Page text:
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I have a logistic regression with five explanatory variables (x) and Y is binary. I will present a small work tomorrow on a powerpoint and wondering what the neatest way is to write my logistic regression?

my variables: x_1: categorical, with the categories: teachers, biomathematics, economics and mathematics. Mathematics is the reference variable.

x_2:age, continuous

x_3: gender(Woman=1, man=0)

x_4:preparatory course: (Yes=1, No=0)

x_5: calendar, continuous

I have received a total brain release and can not figure out how to write the nicely on the presentation. Could someone write down the formula to me?

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  • $\begingroup$ Just curious, what is a "total brain release?" Also, can you do these two things? i) write the formula with ONE continuous predictor and ii) write the formula with ONE dichotomous predictor. $\endgroup$ – Penguin_Knight Jun 1 '15 at 16:42
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The formalism used to write models in R can be quite handy, in this case with factor variables explicitly noted:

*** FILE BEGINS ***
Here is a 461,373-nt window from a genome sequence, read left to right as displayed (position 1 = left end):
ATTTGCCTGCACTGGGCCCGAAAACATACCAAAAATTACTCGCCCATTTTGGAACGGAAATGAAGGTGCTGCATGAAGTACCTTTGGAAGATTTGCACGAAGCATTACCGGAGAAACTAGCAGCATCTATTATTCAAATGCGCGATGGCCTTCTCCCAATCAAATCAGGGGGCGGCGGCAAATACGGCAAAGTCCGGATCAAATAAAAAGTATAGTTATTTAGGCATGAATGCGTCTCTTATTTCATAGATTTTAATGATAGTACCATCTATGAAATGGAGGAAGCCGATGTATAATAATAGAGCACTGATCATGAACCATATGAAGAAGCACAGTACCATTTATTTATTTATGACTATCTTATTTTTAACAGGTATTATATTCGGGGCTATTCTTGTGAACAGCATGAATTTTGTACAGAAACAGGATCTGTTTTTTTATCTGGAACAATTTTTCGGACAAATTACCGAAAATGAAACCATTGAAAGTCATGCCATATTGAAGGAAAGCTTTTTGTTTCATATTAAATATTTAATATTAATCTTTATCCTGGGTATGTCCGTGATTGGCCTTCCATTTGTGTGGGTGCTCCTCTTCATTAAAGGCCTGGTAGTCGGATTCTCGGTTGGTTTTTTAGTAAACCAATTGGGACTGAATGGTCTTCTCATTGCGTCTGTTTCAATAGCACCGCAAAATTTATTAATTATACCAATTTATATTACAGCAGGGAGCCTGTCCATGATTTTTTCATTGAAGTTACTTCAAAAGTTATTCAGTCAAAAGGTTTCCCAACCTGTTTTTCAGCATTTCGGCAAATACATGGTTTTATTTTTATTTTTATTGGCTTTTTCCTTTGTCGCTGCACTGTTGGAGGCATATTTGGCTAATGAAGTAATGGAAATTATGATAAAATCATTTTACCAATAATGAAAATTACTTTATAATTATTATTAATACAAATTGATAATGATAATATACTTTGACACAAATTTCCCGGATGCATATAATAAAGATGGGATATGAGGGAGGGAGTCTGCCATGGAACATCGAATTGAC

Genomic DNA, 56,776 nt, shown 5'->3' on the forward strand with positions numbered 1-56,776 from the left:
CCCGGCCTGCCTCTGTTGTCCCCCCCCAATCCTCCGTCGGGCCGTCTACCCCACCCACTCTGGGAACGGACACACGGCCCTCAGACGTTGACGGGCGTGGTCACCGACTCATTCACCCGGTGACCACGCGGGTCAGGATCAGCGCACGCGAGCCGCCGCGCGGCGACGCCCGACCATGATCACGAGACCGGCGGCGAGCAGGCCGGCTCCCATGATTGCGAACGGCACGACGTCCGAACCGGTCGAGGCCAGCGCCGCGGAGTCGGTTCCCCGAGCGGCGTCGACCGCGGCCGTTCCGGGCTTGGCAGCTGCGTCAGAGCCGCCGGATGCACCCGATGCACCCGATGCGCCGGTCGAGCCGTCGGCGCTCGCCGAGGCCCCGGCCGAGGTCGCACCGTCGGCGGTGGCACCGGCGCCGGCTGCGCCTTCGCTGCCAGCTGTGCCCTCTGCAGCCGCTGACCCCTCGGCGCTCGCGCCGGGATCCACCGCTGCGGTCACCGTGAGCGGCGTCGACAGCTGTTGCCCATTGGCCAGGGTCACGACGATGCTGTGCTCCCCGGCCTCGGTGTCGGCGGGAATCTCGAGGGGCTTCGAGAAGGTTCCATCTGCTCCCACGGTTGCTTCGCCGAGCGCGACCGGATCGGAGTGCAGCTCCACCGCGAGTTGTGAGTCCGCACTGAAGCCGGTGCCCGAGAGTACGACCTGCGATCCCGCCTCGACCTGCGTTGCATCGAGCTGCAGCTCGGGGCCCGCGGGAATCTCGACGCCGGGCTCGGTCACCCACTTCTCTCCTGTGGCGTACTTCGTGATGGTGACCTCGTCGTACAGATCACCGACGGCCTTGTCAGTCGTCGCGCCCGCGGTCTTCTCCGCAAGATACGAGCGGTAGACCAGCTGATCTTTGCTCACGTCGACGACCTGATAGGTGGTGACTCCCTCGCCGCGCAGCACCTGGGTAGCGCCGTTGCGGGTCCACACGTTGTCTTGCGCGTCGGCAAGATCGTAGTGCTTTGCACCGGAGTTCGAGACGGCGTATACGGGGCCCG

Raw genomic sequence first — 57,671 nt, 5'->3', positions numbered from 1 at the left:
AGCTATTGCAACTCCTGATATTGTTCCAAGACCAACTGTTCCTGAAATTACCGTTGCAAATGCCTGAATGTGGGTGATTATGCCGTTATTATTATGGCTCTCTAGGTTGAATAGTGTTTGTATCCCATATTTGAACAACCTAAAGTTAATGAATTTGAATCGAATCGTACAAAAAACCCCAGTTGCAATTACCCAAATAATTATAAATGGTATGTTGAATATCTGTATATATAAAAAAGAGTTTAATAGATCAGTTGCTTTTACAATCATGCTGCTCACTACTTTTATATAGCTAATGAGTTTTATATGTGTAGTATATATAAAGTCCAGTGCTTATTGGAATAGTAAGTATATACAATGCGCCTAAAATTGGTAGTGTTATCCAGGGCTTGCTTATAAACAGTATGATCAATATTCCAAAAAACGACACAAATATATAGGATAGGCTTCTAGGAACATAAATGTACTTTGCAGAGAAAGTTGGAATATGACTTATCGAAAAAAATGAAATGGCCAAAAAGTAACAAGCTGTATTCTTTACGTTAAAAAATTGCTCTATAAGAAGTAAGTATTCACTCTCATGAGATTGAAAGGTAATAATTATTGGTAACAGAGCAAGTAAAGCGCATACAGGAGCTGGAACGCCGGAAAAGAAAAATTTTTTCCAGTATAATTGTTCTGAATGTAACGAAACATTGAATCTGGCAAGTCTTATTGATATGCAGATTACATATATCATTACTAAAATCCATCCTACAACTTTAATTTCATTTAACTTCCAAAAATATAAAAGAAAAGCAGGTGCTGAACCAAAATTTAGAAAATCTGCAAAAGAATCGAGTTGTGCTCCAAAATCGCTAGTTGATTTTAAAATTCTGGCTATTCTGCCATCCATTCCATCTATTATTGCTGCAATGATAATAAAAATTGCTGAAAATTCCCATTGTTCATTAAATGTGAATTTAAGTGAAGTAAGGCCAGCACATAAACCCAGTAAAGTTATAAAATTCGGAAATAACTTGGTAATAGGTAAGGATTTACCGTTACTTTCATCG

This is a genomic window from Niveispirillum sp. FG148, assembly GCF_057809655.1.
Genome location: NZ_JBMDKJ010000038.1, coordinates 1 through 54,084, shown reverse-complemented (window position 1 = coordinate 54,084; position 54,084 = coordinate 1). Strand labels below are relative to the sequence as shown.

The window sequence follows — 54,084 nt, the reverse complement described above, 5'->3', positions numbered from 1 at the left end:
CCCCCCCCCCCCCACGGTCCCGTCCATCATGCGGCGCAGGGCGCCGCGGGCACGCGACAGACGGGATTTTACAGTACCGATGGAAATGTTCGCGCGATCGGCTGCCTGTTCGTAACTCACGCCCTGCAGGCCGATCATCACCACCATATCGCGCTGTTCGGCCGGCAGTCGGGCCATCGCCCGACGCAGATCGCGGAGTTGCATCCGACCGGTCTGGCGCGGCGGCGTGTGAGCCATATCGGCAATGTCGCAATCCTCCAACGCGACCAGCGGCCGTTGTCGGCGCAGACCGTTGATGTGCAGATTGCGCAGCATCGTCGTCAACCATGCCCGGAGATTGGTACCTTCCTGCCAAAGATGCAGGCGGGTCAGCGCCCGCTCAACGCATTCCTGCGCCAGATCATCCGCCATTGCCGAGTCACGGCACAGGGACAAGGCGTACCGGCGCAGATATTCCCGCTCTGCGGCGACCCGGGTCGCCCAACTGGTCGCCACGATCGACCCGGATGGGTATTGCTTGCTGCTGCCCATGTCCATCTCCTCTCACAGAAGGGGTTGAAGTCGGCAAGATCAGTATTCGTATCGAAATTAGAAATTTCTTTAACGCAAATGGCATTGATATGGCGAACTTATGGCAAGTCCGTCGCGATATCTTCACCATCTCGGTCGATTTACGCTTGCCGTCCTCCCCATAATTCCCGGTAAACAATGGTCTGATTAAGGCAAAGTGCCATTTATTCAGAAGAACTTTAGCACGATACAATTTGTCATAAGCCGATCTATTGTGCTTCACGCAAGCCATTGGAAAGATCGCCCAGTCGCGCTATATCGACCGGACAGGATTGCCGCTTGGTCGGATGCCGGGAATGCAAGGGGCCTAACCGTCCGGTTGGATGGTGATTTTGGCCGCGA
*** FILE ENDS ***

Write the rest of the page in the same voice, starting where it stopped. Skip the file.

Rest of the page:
Y ~ age + calendar + factor(teacher) + factor(gender) + factor(prep_course)

You could expand to indicate more specifically that this is a logistic regression, and I suppose to indicate the reference levels of the factor variables (although that probably isn't so important for your presentation).

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If you're going to explain the model as percent change of odds, I would use the same equation.

$$ \frac{\pi(x)}{1-\pi(x)} = e^{\alpha + \beta_1teacher + \beta_2biomathematics + \beta_3economics + \beta_4age + \beta_5woman + \beta_6prep + \beta_7calendar} $$

But given 5 dummy variables, I agree that this might be cumbersome for a powerpoint slide. Have you considered using an equation for just the continuous effects and creating a separate table for all the categorical effects?

$$ \frac{\pi(x)}{1-\pi(x)} = \gamma e^{\beta_4age+ \beta_7calendar} $$

                  mathematics teachers biomathematics economics
man    no prep     gamma_1
man    prep        gamma_2
woman  no prep     gamma_3
woman  prep        

Then fill out the entire table with the evaluated coefficients as percent increase over the equation. $$ \begin{align} \gamma_1 &= 100(e^\alpha-1)\%\\ \gamma_2 &= 100(e^{\alpha + \beta_6}-1)\%\\ \gamma_3 &= 100(e^{\alpha + \beta_5 + \beta_6}-1)\%\\\ ... \end{align} $$

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